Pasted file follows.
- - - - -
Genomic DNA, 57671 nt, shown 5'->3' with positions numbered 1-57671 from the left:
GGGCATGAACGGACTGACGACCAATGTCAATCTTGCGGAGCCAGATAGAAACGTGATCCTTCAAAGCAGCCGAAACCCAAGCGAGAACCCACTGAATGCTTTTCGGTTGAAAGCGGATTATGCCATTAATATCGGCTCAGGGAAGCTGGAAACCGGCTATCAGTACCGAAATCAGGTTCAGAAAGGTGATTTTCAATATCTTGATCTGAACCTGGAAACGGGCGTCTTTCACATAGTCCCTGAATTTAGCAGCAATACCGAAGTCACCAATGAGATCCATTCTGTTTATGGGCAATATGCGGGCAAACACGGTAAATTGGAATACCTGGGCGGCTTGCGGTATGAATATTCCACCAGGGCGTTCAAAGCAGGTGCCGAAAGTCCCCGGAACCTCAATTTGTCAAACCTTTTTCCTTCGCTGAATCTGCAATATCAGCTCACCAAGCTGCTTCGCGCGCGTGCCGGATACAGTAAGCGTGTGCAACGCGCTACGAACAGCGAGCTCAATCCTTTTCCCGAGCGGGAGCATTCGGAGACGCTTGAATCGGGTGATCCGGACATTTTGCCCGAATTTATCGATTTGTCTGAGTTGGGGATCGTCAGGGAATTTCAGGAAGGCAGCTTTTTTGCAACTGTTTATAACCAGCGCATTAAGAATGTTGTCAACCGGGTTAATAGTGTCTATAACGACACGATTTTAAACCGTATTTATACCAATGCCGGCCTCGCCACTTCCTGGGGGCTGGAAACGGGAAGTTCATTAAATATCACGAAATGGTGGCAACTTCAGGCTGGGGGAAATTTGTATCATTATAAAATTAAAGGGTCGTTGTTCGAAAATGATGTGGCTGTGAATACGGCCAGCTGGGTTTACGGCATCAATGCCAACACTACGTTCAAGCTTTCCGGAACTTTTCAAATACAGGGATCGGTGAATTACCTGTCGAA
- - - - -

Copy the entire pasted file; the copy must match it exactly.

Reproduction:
Genomic DNA, 57671 nt, shown 5'->3' with positions numbered 1-57671 from the left:
GGGCATGAACGGACTGACGACCAATGTCAATCTTGCGGAGCCAGATAGAAACGTGATCCTTCAAAGCAGCCGAAACCCAAGCGAGAACCCACTGAATGCTTTTCGGTTGAAAGCGGATTATGCCATTAATATCGGCTCAGGGAAGCTGGAAACCGGCTATCAGTACCGAAATCAGGTTCAGAAAGGTGATTTTCAATATCTTGATCTGAACCTGGAAACGGGCGTCTTTCACATAGTCCCTGAATTTAGCAGCAATACCGAAGTCACCAATGAGATCCATTCTGTTTATGGGCAATATGCGGGCAAACACGGTAAATTGGAATACCTGGGCGGCTTGCGGTATGAATATTCCACCAGGGCGTTCAAAGCAGGTGCCGAAAGTCCCCGGAACCTCAATTTGTCAAACCTTTTTCCTTCGCTGAATCTGCAATATCAGCTCACCAAGCTGCTTCGCGCGCGTGCCGGATACAGTAAGCGTGTGCAACGCGCTACGAACAGCGAGCTCAATCCTTTTCCCGAGCGGGAGCATTCGGAGACGCTTGAATCGGGTGATCCGGACATTTTGCCCGAATTTATCGATTTGTCTGAGTTGGGGATCGTCAGGGAATTTCAGGAAGGCAGCTTTTTTGCAACTGTTTATAACCAGCGCATTAAGAATGTTGTCAACCGGGTTAATAGTGTCTATAACGACACGATTTTAAACCGTATTTATACCAATGCCGGCCTCGCCACTTCCTGGGGGCTGGAAACGGGAAGTTCATTAAATATCACGAAATGGTGGCAACTTCAGGCTGGGGGAAATTTGTATCATTATAAAATTAAAGGGTCGTTGTTCGAAAATGATGTGGCTGTGAATACGGCCAGCTGGGTTTACGGCATCAATGCCAACACTACGTTCAAGCTTTCCGGAACTTTTCAAATACAGGGATCGGTGAATTACCTGTCGAA